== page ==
Small World Books turns 40
In a digital world, print has found a niche on the Venice Boardwalk
By Gary Walker
When she moved her independent bookstore from Marina del Rey to the Venice Boardwalk in 1976, Mary Goodfader had no idea how long it would last.
Now, 40 years later — in a world where online shopping is common and new technology allows people to read practically anything, anywhere on hand-held devices — she is still in business.
Small World Books found its niche on Ocean Front Walk at a time when the boardwalk was “exploding” with a new kind of tourist scene and a new zeitgeist, Goodfader said. The literary community in Venice was thriving and Goodfader soon had a steady, dedicated clientele.
“It was great timing. Everyone was coming to Venice Beach to see all the skaters and the jugglers. It was a fun time and the mood was always upbeat,” said Goodfader, whose family owns the popular Sidewalk Café next door to the bookshop.
Venice has been a haven for poets dating back to the 1950s, when Beat poets flocked to the Venice West Café (now 5 Dudley Avenue) to debate the works of Jack Kerouac and Stuart Perkoff, so Small World maintains a specialized section on poetry.
“It’s probably our most popular section,” said Janice Mall, who has worked at Small World Books for seven years.
Small World has been a poetry section exhibitor at the Los Angeles Times Festival of Books multiple times — no small feat for an independent bookstore.
As brick-and-mortar booksellers B. Dalton and Borders have closed their doors, leaving Barnes & Noble as the last major national bookstore chain standing, Small World holds strong under its bright red awning in the e-book world of the 21st century.
“Because we’re a small independent bookstore, I ask my customers to pay retail. But they support us because I’m part of a community that loves books,” Goodfader said. “I think there has been a resurgence with independent bookstores, but it’s hard to compete with sites like Amazon — which has only one goal in mind, and that’s to close all independent bookstores.”
Andrea Vuleta, executive director of the Southern California Independent Booksellers Association, says small stores must often offer unique intangibles in order to stay solvent.
“We’ve found that people like more personal service that you often find at independent stores. They also like the specialized sections in these stores and often look for the store’s owners or their employees to recommend new books for them to read,” Vuleta said.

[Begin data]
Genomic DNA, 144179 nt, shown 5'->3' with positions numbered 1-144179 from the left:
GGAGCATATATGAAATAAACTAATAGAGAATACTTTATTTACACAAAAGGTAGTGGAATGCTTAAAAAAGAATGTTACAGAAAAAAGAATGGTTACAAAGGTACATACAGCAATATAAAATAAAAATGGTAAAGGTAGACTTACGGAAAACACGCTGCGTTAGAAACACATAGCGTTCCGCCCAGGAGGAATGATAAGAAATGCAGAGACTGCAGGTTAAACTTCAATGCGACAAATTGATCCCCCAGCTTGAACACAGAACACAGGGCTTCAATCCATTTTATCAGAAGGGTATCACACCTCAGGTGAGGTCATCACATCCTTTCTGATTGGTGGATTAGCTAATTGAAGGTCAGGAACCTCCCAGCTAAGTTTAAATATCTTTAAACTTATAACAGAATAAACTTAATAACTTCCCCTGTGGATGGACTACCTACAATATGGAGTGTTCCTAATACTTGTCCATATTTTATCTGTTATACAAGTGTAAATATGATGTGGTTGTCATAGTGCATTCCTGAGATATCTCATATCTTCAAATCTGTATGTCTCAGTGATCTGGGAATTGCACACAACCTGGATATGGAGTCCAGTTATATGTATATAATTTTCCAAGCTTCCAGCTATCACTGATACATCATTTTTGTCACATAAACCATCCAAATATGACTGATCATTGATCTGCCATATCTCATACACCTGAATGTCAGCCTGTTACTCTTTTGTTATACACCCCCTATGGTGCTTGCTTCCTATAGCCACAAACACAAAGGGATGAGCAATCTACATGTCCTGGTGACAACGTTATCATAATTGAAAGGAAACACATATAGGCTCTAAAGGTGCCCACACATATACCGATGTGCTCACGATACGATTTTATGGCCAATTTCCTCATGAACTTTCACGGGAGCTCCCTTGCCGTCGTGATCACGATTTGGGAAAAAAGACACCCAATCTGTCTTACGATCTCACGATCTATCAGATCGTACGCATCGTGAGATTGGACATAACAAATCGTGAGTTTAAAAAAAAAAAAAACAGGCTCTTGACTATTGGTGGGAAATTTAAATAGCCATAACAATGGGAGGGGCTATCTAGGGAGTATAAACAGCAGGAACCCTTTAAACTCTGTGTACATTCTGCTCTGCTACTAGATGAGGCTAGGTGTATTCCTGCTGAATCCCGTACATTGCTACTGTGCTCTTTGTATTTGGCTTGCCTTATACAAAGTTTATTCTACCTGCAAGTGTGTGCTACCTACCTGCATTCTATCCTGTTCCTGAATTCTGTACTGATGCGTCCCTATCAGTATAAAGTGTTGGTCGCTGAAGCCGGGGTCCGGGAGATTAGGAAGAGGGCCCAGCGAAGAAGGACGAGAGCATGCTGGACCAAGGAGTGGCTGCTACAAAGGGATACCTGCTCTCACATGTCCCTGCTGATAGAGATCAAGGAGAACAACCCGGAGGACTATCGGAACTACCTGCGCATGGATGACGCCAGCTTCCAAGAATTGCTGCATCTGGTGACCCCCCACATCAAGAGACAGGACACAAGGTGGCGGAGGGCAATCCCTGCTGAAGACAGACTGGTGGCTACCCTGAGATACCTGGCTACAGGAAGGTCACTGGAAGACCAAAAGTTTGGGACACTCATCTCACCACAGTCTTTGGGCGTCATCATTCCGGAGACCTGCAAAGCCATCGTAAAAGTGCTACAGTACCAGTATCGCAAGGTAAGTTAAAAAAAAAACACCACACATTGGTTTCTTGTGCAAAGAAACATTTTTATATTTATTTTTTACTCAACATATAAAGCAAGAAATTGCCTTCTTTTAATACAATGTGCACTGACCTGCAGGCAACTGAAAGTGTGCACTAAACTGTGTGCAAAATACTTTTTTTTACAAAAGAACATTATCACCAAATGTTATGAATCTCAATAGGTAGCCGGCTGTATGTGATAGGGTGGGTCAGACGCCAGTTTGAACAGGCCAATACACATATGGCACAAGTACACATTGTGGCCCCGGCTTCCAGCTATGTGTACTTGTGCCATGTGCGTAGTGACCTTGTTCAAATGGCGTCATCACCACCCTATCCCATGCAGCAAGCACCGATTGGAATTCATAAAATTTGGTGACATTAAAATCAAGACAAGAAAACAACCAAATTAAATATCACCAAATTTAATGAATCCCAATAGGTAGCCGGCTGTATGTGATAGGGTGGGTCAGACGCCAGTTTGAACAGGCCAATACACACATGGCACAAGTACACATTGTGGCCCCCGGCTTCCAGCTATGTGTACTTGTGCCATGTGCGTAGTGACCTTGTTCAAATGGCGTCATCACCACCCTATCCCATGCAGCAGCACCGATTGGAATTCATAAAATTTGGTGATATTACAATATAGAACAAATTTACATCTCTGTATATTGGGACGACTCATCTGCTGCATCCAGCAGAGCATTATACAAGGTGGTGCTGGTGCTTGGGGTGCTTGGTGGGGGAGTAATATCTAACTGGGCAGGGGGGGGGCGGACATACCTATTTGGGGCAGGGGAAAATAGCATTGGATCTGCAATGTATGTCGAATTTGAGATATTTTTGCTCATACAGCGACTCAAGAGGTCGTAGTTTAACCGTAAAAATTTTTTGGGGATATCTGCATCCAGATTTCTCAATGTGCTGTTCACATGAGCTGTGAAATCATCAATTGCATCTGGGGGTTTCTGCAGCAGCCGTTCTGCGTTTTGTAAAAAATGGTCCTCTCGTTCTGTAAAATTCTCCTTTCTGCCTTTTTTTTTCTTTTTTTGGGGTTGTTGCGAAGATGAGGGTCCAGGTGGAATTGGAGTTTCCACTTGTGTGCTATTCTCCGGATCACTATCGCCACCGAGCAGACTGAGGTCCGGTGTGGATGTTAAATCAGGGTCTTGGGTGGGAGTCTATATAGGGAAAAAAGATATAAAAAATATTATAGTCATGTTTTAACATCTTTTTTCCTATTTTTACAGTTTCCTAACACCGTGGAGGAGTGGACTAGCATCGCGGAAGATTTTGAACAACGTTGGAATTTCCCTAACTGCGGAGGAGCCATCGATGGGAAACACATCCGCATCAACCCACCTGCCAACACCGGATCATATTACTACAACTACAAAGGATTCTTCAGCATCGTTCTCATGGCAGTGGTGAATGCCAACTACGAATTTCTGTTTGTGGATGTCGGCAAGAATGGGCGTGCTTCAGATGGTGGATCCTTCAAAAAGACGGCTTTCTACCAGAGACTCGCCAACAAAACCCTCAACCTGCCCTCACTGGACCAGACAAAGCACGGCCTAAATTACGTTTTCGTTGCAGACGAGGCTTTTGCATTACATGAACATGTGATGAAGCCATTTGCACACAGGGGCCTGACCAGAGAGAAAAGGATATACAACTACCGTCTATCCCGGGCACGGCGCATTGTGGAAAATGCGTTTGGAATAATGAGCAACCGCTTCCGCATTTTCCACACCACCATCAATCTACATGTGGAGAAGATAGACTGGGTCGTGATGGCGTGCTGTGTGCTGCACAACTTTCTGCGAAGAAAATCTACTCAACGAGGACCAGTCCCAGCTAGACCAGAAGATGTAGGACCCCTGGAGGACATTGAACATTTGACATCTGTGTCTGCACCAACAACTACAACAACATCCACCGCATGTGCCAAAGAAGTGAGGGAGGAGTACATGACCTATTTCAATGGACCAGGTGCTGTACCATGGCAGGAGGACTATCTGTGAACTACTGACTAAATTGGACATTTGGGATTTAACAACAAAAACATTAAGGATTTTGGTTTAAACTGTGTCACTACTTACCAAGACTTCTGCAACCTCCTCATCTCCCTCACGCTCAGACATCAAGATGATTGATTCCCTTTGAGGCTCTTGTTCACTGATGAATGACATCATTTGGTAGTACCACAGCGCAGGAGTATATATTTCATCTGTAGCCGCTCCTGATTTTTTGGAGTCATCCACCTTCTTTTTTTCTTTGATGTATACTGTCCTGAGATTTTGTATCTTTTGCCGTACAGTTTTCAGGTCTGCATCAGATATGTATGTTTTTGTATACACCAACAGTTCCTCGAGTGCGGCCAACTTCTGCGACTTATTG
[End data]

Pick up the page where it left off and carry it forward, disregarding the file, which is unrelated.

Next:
That’s true for Small World Books.
“We have a lot of regulars. Our customers are people of all ages who have a love for physical books, and they often ask us for suggestions,” Mall said.
There’s also a cat named Conan the Librarian.
Fiction and mystery books were among the store’s high-volume sellers until recently. Small World has hosted signings by authors such as crime novelists Michael Connelly and Robert Parker as well as author James Frey, who has a home in Venice, Goodfader said.
Their biggest signing was when gothic fiction writer Anne Rice came to the boardwalk at the height of her popularity in the 1990s.
“We had lines that went around the block that day,” Goodfader recalled.
Goodfader acknowledged that she has a couple of advantages over other small bookshops that have helped her keep the doors open at Small World Books.
“I own the property, and owning the Sidewalk Café certainly helps a lot,” she said.
Vuleta believes there is a segment of the population that still values reading a paperback or hardcover book over a Kindle.
“A lot of people have found a place for their electronic reading, but they also like reading physical books,” she said.
Despite everything else, Goodfader attributes Small World’s success to her staff and clientele.
“I have a quality bookstore with high-quality employees and high-quality customers,” she said. “My passion is books, and I’ll do this as long as I’m able.”
Small World Books celebrates its 40th anniversary from 4 to 7 p.m. Saturday, Aug. 28, at 1407 Ocean Front Walk. Call (310) 399-2360 or visit smallworldbooks.com.